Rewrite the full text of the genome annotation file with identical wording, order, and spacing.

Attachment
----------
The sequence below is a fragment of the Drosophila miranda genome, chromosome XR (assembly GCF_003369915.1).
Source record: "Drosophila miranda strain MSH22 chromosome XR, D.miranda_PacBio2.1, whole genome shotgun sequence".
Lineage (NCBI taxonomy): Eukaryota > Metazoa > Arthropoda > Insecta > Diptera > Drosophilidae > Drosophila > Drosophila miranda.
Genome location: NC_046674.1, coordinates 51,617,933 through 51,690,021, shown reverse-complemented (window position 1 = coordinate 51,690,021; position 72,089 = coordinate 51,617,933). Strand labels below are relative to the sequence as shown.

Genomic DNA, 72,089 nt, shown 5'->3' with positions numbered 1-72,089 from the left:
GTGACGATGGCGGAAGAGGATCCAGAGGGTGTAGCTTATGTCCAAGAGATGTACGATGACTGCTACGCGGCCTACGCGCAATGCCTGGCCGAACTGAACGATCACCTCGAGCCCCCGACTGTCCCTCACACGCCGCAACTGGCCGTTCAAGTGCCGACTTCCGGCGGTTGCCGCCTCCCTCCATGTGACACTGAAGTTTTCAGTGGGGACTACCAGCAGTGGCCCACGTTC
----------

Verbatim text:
The sequence below is a fragment of the Drosophila miranda genome, chromosome XR (assembly GCF_003369915.1).
Source record: "Drosophila miranda strain MSH22 chromosome XR, D.miranda_PacBio2.1, whole genome shotgun sequence".
Lineage (NCBI taxonomy): Eukaryota > Metazoa > Arthropoda > Insecta > Diptera > Drosophilidae > Drosophila > Drosophila miranda.
Genome location: NC_046674.1, coordinates 51,617,933 through 51,690,021, shown reverse-complemented (window position 1 = coordinate 51,690,021; position 72,089 = coordinate 51,617,933). Strand labels below are relative to the sequence as shown.

Genomic DNA, 72,089 nt, shown 5'->3' with positions numbered 1-72,089 from the left:
GTGACGATGGCGGAAGAGGATCCAGAGGGTGTAGCTTATGTCCAAGAGATGTACGATGACTGCTACGCGGCCTACGCGCAATGCCTGGCCGAACTGAACGATCACCTCGAGCCCCCGACTGTCCCTCACACGCCGCAACTGGCCGTTCAAGTGCCGACTTCCGGCGGTTGCCGCCTCCCTCCATGTGACACTGAAGTTTTCAGTGGGGACTACCAGCAGTGGCCCACGTTC